Chartreuse is a French herbal liqueur with the only natural green colour in the world.
Chartreuse is a French herbal liqueur with the only natural green colour in the world. Since 1737, French monks have been making it using a secret recipe containing 130 different plants and herbs. The name is derived from the Grande Chartreuse monastery near Grenoble, France.
Green Chartreuse is the most common of the two varieties of Chartreuse. Yellow Chartreuse is more distinctive: it has a lower alcohol content and is slightly sweeter than green Chartreuse. The flavour of Chartreuse is sweet, spicy, and smooth, with a distinct herbal finish. Mint, sage, gentian, apple, and vanilla are among the flavour notes.
Chartreuse is a one-of-a-kind liqueur that is difficult to replicate. Thus, it is no surprise that Chartreuse is an expensive liquor. A 750 ml bottle costs approximately $60.
History Of Green Chartreuse
St. Bruno of Cologne founded the Carthusians, an order of silent monks, in 1084 AD. They lived near Voiron in a valley of the Chartreuse Mountains, a region of the French Alps. By 1605, the Carthusians had grown to be a large bunch and it was then King Henri IV's Marshal of Artillery presented them with an ancient alchemical manuscript. It contained a recipe for a life-extension elixir.
Even monks were left baffled after reading the document. The concoction required 130 different plants. Advanced distillation, infusion, and maceration techniques were required. No one could even decipher the recipe until 1737 when the monastery's herbalist created a liqueur based on the ancient text. Even so, it is believed that he took creative liberties while making it.
By mule, a lone monk delivered the first bottles of potent herbal tonic (69 per cent alcohol) to surrounding villages. But it didn't stop there: in 1764, the Carthusians adapted the recipe into Green Chartreuse, a milder liqueur. The updated version, which was still potent at 55% alcohol, is what people drink today. It's been described as a herbaceous, sinus-clearing beverage with an "almost mentholated immediate heat" by some drinkers. The monks recommend serving it cold.
Popular Chartreuse Cocktails
While Chartreuse can be consumed as a shot or as an aperitif, it is most commonly used in cocktails.
1. The Last Word
The Last Word cocktail is a classic gin cocktail made with gin, Maraschino liqueur, Chartreuse liqueur, and lime juice in equal parts. Its unique flavour is due to the equal parts format and speciality liqueurs. The drink first appeared on menus in 1916, but it wasn't published in a cocktail book until the 1950s. Then it faded into obscurity until a Seattle bartender (Murray Stenson) resurrected it in 2004. It became popular in the Pacific Northwest, then spread throughout the world, and has remained so ever since.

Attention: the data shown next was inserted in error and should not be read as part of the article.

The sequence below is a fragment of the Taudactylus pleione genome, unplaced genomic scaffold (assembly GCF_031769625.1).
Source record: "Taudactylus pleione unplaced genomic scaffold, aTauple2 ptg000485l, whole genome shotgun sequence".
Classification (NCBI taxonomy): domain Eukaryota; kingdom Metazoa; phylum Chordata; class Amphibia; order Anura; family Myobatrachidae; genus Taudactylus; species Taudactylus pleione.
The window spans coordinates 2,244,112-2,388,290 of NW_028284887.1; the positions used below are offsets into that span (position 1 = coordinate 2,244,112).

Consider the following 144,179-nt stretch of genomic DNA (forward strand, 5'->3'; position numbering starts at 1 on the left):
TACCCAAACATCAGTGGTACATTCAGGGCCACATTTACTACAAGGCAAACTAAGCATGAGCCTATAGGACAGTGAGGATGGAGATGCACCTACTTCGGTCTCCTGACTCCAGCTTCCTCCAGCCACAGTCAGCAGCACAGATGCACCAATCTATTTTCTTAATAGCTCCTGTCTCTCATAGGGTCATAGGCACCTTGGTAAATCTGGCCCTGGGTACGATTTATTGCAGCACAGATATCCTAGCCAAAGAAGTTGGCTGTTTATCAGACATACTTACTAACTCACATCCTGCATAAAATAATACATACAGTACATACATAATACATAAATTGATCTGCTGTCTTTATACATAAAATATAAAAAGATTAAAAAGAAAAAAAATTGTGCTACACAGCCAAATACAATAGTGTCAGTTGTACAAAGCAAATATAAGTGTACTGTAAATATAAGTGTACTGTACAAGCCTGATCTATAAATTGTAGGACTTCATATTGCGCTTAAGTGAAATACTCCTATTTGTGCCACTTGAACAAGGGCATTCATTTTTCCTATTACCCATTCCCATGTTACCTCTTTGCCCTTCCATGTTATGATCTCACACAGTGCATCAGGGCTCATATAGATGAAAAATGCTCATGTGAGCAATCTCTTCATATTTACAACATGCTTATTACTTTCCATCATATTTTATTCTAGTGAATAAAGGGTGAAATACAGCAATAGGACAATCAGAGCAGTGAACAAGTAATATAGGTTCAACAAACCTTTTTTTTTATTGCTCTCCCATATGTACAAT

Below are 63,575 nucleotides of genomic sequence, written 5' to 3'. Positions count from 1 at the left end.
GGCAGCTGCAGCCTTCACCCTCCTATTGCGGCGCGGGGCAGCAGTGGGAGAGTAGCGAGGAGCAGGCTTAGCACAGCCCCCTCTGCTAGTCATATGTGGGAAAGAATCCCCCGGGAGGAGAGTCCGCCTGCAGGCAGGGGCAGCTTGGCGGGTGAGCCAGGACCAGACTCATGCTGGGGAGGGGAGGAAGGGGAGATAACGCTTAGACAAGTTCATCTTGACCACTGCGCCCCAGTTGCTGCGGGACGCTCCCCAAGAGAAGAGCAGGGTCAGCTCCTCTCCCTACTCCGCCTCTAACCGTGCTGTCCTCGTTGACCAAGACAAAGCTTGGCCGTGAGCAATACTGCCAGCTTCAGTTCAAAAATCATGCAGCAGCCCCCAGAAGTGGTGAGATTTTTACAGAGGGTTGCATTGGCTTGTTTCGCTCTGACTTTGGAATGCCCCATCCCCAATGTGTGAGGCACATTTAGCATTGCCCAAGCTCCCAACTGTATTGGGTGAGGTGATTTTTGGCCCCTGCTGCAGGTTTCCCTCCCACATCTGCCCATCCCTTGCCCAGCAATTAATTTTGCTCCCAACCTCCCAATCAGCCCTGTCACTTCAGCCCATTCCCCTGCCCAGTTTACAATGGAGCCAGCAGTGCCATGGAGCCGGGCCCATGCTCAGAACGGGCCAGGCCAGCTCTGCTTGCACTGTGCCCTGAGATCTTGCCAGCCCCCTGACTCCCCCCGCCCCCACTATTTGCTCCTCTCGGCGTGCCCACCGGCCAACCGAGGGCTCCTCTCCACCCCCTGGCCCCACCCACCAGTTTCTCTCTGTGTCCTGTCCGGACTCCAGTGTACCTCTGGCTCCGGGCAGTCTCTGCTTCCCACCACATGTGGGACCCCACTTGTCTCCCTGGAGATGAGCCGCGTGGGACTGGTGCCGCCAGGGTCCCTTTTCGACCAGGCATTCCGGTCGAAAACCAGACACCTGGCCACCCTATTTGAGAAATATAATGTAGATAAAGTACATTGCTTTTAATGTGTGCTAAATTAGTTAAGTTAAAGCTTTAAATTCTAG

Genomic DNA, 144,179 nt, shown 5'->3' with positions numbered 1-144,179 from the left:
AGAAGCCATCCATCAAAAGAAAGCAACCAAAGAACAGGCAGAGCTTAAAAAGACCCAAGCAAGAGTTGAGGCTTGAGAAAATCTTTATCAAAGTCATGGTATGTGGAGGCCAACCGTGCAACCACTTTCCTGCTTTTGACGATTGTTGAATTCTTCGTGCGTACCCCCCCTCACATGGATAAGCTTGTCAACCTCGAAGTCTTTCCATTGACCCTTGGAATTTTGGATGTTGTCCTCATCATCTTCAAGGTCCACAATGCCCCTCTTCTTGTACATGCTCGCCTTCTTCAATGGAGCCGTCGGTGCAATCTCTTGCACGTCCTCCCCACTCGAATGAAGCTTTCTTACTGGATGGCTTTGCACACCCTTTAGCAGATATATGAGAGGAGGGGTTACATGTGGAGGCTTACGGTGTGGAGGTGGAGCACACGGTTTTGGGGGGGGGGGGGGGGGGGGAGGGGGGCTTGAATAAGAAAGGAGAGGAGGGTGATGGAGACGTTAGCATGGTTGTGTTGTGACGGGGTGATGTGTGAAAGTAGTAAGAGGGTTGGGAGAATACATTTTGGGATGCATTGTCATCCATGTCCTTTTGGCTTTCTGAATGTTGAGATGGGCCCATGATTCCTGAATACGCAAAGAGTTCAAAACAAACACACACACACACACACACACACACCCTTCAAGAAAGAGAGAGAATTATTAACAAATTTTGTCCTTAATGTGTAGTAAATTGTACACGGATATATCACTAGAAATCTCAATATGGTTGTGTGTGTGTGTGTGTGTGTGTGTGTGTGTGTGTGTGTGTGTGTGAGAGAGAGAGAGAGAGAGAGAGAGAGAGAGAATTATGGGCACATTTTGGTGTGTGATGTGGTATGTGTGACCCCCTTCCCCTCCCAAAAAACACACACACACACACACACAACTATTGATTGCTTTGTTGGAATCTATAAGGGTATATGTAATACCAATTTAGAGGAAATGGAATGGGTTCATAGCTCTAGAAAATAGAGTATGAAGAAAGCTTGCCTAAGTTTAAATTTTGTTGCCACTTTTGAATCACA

The drink is on the International Bartender Association's official cocktail list, which means it has an official definition.
2. The Bijou Cocktail
The Bijou cocktail is a traditional drink made with gin, sweet vermouth, and chartreuse. Harry Johnson, the father of modern bartending, invented the drink in the 1890s. He named it after the colours of jewels that the liquors represented: clear gin for diamond, red for vermouth, and green for chartreuse (bijoux means jewels in French).
3. Naked And Famous
An iconic modern drink is the Naked and Famous. This drink has a perfect balance of smoky, citrus, bitter, and sweet flavours. It is a concoction of mezcal, Chartreuse, Aperol, and lime juice. It was invented by bartender Joaquin Simó while working at the New York City bar Death and Co. This cocktail is a great recent addition and it was created just 11 years back in 2011.
Despite rising demand, the order has maintained its tradition of entrusting the entire process to just two monks. Only Dom Benoît and Brother Jean-Jacques are familiar with all of the ingredients and how to transform them into the well-known, moss-coloured liqueur. Once a batch is ready, it is aged in massive oak casks inside the world's longest liqueur cellar. Several years later, the same men evaluate the product and determine whether it is ready for bottling. All subsequent stages of production are handled by other parties, so their work ends there. The liqueur is now sold all over the world, with funds benefiting the monastery. Purchasing alcohol lauded for its longevity and noble cause? It would be a sin not to drink to that.